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Conflict Resolution Strategies for Dentists

Posted by Andrea Baysinger on

The impact of the Coronavirus is leading to heightened emotions and increased tension. I’ve been fielding a lot of phone calls from dentists who’ve had patients test positive for COVID-19—after they’d been seen in the office. Some dentists have had staff who have been exposed or are testing positive for the virus. Dental practices are immersed in chaos and navigating through conflict has been difficult. Some dental offices function like one big dysfunctional family. So in this episode of Talking with the Toothcop, Andrea and I will cover some conflict resolution strategies to keep your practice running as smoothly as possible. 

Outline of This Episode

  • [0:21] Conflict resolution strategies for dentists
  • [2:29] Find someone in your corner
  • [6:03] Communication is the key to overcome conflict
  • [17:04] Consider each point of view as valid 
  • [20:36] How COVID-19  has impacted the dental industry
  • [20:36] Limit your exposure to minimize your impact
  • [23:47] Reference the links below for NEED to know info

Find someone in your corner

The first conflict resolution method I sort of stumbled upon when a dentist called me to walk through a situation. I was able to be a sounding board that wasn’t passing judgment and could help them reason through the situation—even though they did the majority of the problem-solving themselves. 

Working through a difficult situation can be easier if you have someone in your corner who can help you muddle through the possible solutions. Andrea points out that having someone to talk to can give you peace of mind, even if they aren't part of the solution. 

Conflict resolution strategies must include communication

Of all of the conflict resolution strategies you could utilize, communication should be at the top of the list. I work with a dentist who was wrapped up in a situation where a staff member came to work sick—with a cough—and was later diagnosed with COVID-19. The staff hasn’t been diligent with wearing their face mask, so the doctor was stuck trying to figure out who had been exposed. She ended up furloughing part of her staff for two weeks while they quarantined at home. 

One of the exposed staff members that were sent home was extremely upset and hurled some colorful hurtful words towards the dentist. The dentist knew they were upset and responding emotionally—but it was still hurtful. This staff member completely ghosted her and refused to return phone calls. The dentist finally had to call her and let her know that if she didn’t return her call she wouldn’t be receiving a paycheck. The staff member returned her call, completely embarrassed by her actions and profusely apologetic.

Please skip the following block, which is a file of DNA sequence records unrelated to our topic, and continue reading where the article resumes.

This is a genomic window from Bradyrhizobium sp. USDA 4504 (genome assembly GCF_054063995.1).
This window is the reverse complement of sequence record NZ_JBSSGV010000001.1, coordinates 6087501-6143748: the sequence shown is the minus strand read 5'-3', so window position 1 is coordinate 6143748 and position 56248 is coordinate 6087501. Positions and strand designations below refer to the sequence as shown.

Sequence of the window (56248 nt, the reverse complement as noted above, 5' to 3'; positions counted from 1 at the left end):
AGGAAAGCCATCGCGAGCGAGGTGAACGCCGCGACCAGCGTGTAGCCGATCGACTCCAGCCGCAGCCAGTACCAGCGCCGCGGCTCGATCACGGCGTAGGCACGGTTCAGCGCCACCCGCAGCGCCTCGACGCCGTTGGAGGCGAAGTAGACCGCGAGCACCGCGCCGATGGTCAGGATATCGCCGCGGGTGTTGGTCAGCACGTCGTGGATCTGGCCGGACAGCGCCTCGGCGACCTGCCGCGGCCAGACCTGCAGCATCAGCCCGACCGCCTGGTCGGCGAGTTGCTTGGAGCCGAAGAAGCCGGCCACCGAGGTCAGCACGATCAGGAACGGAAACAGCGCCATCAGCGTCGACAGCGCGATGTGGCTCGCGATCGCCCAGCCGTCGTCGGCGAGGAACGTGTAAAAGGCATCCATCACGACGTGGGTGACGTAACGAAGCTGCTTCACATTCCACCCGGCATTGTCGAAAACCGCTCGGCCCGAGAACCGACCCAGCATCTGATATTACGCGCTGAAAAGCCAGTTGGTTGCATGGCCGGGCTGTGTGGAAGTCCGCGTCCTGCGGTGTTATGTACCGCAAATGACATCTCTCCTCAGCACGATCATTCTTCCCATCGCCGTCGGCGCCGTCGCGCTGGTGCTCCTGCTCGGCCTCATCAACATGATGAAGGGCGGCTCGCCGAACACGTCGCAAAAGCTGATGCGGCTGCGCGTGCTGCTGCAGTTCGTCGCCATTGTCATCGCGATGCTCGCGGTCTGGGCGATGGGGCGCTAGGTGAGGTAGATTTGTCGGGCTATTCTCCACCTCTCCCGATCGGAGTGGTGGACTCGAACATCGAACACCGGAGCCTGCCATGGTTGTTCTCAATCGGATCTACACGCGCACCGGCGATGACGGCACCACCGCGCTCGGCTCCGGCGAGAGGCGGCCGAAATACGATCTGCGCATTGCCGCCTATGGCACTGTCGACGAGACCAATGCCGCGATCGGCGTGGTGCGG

The situation started with a completely emotional blow-up, but the dentist and her staff members got their butts back to the bargaining table, cleared the air, apologized, and found a way to move forward. You MUST be willing to sit and do the work and figure out a workable solution. If you’re not willing to do that, it’s an easy decision—leave. 

Step back from your emotions and exhibit empathy

Are you being driven by fear? Are you anxious about keeping your job so you can provide for your family? Have you been personally impacted by the coronavirus? Everyone has a different frame of reference that dictates how they handle crises. To resolve conflict—or prevent it from reaching the point of conflict resolution—you need to step back from your knee-jerk emotions and exhibit some grace and empathy. It doesn’t mean anyone is right or wrong—but just have differing opinions. 

Andrea points out that you can combat emotional outbursts with even more vile opinions and feelings, or you can empathize and put yourself in those persons’ shoes. You only have power over how you respond to the situation—so respond with grace. Give them the opportunity to apologize or leave. Be raw, real, transparent, and bridge the gap—in an appropriate way. Communicate on a different level to overcome conflict and misunderstandings. 

Conflict resolution begins with a willingness to listen to your staff and understand their viewpoint and try and find some common ground. Consider their point of view before you dismiss their contribution—because they likely are trying to help you. Likewise, dental staff must work to gain an understanding if you don’t understand what you’re being asked to do. Don’t allow your confusion or frustration to fester. Be willing and open to be educated and change your viewpoint if necessary. 

Limit your personal exposure so you can minimize your professional impact

COVID-19 has made a significant negative impact on the dental industry. We can hope and pray this doesn’t happen again. But in the meantime, we can work together to minimize the personal and professional impact it has on our lives. Be cognizant of the choices you make in your private life. If you take unnecessary risks and expose yourself to the virus it doesn’t just impact you. It impacts the practice you work in and it WILL have a cascade effect—so keep that in mind. Protect yourself, minimize exposure, and don’t expose your coworkers. 

But what do you do if your office—patients and staff—are exposed to the Coronavirus? Do you need to close your office or furlough staff? We don’t have all of the answers, but we’ve linked to some of the best resources below to help you decipher what your next step should be. Always feel free to reach out with any questions. At the very least, I can be your sounding board. 

Resources & People Mentioned

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